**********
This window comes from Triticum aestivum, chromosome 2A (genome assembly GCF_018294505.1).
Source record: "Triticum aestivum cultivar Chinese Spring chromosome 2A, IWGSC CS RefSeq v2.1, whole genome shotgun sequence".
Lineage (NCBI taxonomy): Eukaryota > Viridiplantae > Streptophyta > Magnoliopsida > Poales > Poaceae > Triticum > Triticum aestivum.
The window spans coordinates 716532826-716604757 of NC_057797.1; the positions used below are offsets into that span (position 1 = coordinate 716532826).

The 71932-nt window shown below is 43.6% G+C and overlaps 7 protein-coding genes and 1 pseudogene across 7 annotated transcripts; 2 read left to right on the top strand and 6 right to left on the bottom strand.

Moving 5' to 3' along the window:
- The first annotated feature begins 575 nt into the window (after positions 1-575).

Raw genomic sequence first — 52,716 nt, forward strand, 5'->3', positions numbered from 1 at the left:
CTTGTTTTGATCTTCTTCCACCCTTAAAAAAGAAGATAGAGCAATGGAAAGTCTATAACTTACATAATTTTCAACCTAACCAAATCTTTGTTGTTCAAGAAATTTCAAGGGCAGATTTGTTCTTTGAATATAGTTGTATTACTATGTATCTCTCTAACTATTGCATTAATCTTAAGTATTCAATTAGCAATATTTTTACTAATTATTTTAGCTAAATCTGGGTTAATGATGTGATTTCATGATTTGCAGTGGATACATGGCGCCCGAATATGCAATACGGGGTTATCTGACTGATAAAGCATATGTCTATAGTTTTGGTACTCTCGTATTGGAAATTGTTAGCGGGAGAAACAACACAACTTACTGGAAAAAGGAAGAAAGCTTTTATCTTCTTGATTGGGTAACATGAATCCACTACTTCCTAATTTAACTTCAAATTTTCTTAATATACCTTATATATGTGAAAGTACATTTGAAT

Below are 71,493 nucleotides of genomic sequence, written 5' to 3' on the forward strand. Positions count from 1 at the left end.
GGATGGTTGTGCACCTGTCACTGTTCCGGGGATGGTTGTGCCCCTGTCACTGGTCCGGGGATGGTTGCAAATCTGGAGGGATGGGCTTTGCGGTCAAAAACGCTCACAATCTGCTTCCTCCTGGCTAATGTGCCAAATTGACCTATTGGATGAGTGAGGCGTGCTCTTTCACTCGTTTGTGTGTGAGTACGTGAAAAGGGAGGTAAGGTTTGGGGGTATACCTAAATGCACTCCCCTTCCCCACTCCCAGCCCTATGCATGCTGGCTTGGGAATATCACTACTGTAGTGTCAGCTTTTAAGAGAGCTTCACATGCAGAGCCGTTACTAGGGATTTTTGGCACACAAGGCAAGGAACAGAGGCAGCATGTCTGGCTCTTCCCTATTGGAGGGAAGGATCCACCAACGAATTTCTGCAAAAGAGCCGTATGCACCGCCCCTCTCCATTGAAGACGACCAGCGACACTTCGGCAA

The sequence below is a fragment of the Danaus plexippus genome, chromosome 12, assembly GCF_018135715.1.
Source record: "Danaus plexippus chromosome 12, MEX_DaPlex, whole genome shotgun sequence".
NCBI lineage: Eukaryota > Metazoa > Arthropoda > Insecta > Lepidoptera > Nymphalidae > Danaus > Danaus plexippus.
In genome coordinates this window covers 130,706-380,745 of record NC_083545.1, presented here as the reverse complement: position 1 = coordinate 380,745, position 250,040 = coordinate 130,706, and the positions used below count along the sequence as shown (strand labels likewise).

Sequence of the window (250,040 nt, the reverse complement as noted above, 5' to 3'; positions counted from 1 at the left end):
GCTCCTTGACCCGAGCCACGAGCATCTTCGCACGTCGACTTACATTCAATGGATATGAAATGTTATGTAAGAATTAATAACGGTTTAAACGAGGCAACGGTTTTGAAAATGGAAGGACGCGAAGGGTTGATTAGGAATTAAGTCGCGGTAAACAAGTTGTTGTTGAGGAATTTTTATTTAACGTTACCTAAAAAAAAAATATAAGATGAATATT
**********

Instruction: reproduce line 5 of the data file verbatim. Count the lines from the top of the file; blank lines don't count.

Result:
The 71932-nt window shown below is 43.6% G+C and overlaps 7 protein-coding genes and 1 pseudogene across 7 annotated transcripts; 2 read left to right on the top strand and 6 right to left on the bottom strand.